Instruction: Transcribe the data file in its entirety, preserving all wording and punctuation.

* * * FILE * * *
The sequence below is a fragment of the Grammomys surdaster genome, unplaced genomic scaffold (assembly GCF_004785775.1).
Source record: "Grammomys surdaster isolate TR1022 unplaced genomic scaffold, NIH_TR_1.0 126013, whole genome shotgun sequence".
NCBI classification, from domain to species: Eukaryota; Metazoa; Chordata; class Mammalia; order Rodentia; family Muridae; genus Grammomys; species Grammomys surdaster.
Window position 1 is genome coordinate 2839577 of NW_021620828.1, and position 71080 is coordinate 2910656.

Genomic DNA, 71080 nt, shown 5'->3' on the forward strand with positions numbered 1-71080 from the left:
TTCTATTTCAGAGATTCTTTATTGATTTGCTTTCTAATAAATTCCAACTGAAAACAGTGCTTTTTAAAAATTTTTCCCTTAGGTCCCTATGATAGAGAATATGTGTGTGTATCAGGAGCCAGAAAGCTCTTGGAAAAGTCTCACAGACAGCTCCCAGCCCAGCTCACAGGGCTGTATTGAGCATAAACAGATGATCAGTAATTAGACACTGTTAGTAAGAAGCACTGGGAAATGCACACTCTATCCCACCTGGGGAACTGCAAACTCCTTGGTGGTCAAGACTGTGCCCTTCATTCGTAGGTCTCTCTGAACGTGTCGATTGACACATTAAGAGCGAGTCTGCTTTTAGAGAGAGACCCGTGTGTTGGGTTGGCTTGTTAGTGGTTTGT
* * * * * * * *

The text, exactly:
The sequence below is a fragment of the Grammomys surdaster genome, unplaced genomic scaffold (assembly GCF_004785775.1).
Source record: "Grammomys surdaster isolate TR1022 unplaced genomic scaffold, NIH_TR_1.0 126013, whole genome shotgun sequence".
NCBI classification, from domain to species: Eukaryota; Metazoa; Chordata; class Mammalia; order Rodentia; family Muridae; genus Grammomys; species Grammomys surdaster.
Window position 1 is genome coordinate 2839577 of NW_021620828.1, and position 71080 is coordinate 2910656.

Genomic DNA, 71080 nt, shown 5'->3' on the forward strand with positions numbered 1-71080 from the left:
TTCTATTTCAGAGATTCTTTATTGATTTGCTTTCTAATAAATTCCAACTGAAAACAGTGCTTTTTAAAAATTTTTCCCTTAGGTCCCTATGATAGAGAATATGTGTGTGTATCAGGAGCCAGAAAGCTCTTGGAAAAGTCTCACAGACAGCTCCCAGCCCAGCTCACAGGGCTGTATTGAGCATAAACAGATGATCAGTAATTAGACACTGTTAGTAAGAAGCACTGGGAAATGCACACTCTATCCCACCTGGGGAACTGCAAACTCCTTGGTGGTCAAGACTGTGCCCTTCATTCGTAGGTCTCTCTGAACGTGTCGATTGACACATTAAGAGCGAGTCTGCTTTTAGAGAGAGACCCGTGTGTTGGGTTGGCTTGTTAGTGGTTTGT